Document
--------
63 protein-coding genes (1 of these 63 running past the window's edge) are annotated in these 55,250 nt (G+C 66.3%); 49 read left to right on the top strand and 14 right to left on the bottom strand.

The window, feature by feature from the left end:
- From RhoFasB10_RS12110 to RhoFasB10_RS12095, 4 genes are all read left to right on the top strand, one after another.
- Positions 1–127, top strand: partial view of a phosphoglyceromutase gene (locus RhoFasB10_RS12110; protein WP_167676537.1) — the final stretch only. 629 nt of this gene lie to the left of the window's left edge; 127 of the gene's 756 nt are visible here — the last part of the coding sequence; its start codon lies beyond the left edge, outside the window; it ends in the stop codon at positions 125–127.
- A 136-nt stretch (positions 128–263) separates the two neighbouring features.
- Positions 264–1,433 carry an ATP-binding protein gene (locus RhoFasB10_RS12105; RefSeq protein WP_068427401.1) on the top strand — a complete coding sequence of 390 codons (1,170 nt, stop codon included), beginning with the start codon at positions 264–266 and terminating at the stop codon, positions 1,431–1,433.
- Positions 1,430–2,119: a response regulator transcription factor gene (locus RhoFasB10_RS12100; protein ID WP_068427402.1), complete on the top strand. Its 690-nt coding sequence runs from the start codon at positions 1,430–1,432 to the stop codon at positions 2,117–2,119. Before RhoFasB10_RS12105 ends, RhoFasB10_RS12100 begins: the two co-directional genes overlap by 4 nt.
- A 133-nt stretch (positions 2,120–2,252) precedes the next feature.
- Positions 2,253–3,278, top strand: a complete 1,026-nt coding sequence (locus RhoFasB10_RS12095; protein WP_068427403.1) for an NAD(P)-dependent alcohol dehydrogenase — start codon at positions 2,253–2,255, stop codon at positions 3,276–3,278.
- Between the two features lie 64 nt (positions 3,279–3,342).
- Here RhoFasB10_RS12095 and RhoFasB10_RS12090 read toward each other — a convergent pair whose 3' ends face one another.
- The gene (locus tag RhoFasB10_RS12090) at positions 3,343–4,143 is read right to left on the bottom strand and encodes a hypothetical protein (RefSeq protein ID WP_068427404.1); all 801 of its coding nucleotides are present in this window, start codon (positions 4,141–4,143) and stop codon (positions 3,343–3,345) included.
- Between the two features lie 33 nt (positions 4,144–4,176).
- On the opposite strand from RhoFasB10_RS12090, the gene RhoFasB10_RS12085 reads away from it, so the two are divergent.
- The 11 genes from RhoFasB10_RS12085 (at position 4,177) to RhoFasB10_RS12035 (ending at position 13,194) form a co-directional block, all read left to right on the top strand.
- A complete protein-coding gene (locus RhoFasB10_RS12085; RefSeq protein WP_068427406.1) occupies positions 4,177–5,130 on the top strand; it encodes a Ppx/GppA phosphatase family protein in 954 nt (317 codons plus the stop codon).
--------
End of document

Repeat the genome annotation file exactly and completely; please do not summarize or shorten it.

63 protein-coding genes (1 of these 63 running past the window's edge) are annotated in these 55,250 nt (G+C 66.3%); 49 read left to right on the top strand and 14 right to left on the bottom strand.

The window, feature by feature from the left end:
- From RhoFasB10_RS12110 to RhoFasB10_RS12095, 4 genes are all read left to right on the top strand, one after another.
- Positions 1–127, top strand: partial view of a phosphoglyceromutase gene (locus RhoFasB10_RS12110; protein WP_167676537.1) — the final stretch only. 629 nt of this gene lie to the left of the window's left edge; 127 of the gene's 756 nt are visible here — the last part of the coding sequence; its start codon lies beyond the left edge, outside the window; it ends in the stop codon at positions 125–127.
- A 136-nt stretch (positions 128–263) separates the two neighbouring features.
- Positions 264–1,433 carry an ATP-binding protein gene (locus RhoFasB10_RS12105; RefSeq protein WP_068427401.1) on the top strand — a complete coding sequence of 390 codons (1,170 nt, stop codon included), beginning with the start codon at positions 264–266 and terminating at the stop codon, positions 1,431–1,433.
- Positions 1,430–2,119: a response regulator transcription factor gene (locus RhoFasB10_RS12100; protein ID WP_068427402.1), complete on the top strand. Its 690-nt coding sequence runs from the start codon at positions 1,430–1,432 to the stop codon at positions 2,117–2,119. Before RhoFasB10_RS12105 ends, RhoFasB10_RS12100 begins: the two co-directional genes overlap by 4 nt.
- A 133-nt stretch (positions 2,120–2,252) precedes the next feature.
- Positions 2,253–3,278, top strand: a complete 1,026-nt coding sequence (locus RhoFasB10_RS12095; protein WP_068427403.1) for an NAD(P)-dependent alcohol dehydrogenase — start codon at positions 2,253–2,255, stop codon at positions 3,276–3,278.
- Between the two features lie 64 nt (positions 3,279–3,342).
- Here RhoFasB10_RS12095 and RhoFasB10_RS12090 read toward each other — a convergent pair whose 3' ends face one another.
- The gene (locus tag RhoFasB10_RS12090) at positions 3,343–4,143 is read right to left on the bottom strand and encodes a hypothetical protein (RefSeq protein ID WP_068427404.1); all 801 of its coding nucleotides are present in this window, start codon (positions 4,141–4,143) and stop codon (positions 3,343–3,345) included.
- Between the two features lie 33 nt (positions 4,144–4,176).
- On the opposite strand from RhoFasB10_RS12090, the gene RhoFasB10_RS12085 reads away from it, so the two are divergent.
- The 11 genes from RhoFasB10_RS12085 (at position 4,177) to RhoFasB10_RS12035 (ending at position 13,194) form a co-directional block, all read left to right on the top strand.
- A complete protein-coding gene (locus RhoFasB10_RS12085; RefSeq protein WP_068427406.1) occupies positions 4,177–5,130 on the top strand; it encodes a Ppx/GppA phosphatase family protein in 954 nt (317 codons plus the stop codon).